Making a successful transition to office-based inferior turbinate hypertrophy (ITH) surgery depends on proper coding and other financial concerns. But a more basic question first needs to be considered before breaking out the calculator: What is the optimal technique for performing the surgery?
Explore This IssueNovember 2013
As with so many chronic, common conditions, there are myriad options. Indeed, according to one of the first widely cited comprehensive reviews of the ITH literature, by Hol and Huizing (Rhinology. 2000;38:157-166), there have been at least 13 different techniques developed for the condition, ranging from the very aggressive, mucosal-damaging thermal coagulation and electrocautery methods that dominated the early days of ITH surgery to later, more precise mucosal-sparing approaches such as radiofrequency (RF) ablation. Based on the horrific side effects of the earlier interventions, including mucosal atrophy, tissue necrosis and crusting that essentially obliterated the functional structures of the nose, the authors concluded that the best surgical approach is the one that “achieves optimal [turbinate] volume reduction with preservation of function.”
Unfortunately, that criterion still leaves multiple surgical techniques currently in use, which is one of the reasons why a leading otolaryngologist decided to conduct a more up-to-date literature review. The study, by Pete S. Batra, MD, co-director of the Comprehensive Skull Base Program in the department of otolaryngology-head and neck surgery at the University of Texas Southwestern Medical Center in Dallas, employed evidence-based medicine to assess the evidence (Laryngoscope. 2009;119:1819-1827). Why take that approach? “It’s our fiduciary responsibility to scrutinize all of the relevant literature; you don’t want to look at just one uncontrolled study and use that as the basis for how you manage patients,” Dr. Batra told ENTtoday. In the case of ITH, that is especially important, he noted, because new technology tends to drive the ITH literature, where the latest device is evaluated in an uncontrolled, often short-term study, and in some cases touted as practice changing.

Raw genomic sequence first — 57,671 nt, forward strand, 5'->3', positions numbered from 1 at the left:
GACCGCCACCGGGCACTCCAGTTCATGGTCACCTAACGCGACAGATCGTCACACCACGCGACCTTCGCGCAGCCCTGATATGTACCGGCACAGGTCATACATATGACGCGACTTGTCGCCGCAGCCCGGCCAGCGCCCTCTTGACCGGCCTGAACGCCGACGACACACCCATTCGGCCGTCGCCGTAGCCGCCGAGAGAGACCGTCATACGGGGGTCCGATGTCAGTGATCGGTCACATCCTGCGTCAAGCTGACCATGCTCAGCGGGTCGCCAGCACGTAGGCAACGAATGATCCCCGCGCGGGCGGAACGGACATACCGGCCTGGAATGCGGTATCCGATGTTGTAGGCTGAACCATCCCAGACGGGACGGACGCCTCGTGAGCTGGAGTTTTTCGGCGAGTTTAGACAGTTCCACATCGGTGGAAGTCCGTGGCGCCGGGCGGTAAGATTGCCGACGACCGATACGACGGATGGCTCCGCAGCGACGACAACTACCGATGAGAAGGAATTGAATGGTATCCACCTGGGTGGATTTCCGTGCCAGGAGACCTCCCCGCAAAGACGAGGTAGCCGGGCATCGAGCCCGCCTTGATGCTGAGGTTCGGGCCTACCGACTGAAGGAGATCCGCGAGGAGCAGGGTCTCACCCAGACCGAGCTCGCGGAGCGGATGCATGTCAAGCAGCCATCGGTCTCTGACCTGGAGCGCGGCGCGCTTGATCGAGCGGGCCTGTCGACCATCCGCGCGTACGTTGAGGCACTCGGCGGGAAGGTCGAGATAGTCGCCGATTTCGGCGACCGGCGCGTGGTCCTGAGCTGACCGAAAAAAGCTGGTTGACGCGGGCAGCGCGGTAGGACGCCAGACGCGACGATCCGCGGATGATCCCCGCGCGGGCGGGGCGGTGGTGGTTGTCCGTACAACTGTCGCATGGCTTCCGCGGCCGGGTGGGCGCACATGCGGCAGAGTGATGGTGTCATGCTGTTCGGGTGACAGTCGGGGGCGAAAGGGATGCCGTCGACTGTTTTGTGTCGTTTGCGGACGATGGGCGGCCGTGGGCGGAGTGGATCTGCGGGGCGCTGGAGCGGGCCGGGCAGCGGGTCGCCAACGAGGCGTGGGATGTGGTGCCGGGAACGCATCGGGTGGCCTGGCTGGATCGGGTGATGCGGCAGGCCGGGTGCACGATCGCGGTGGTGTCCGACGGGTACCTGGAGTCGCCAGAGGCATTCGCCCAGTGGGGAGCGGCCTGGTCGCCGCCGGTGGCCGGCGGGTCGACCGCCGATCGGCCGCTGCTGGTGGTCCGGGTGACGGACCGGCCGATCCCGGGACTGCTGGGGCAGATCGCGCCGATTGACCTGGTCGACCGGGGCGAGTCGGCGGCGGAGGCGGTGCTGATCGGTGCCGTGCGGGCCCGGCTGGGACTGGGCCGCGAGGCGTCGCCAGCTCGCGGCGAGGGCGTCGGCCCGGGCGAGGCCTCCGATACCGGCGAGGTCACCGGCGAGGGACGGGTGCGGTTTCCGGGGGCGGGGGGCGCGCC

One of the most ground-breaking studies included in his EBM review was by Passali and colleagues, Dr. Batra noted, and he gave it high marks because it was randomized, it included a large number of patients (382), and it compared the most commonly used ITH surgical techniques (turbinectomy, laser cautery, electrocautery, cryotherapy, submucosal resection and submucosal resection with outfracture.) “The study also followed the patients for six years,” Dr. Batra noted. “That type of long-term follow-up is critical for assessing the utility of these surgical interventions.”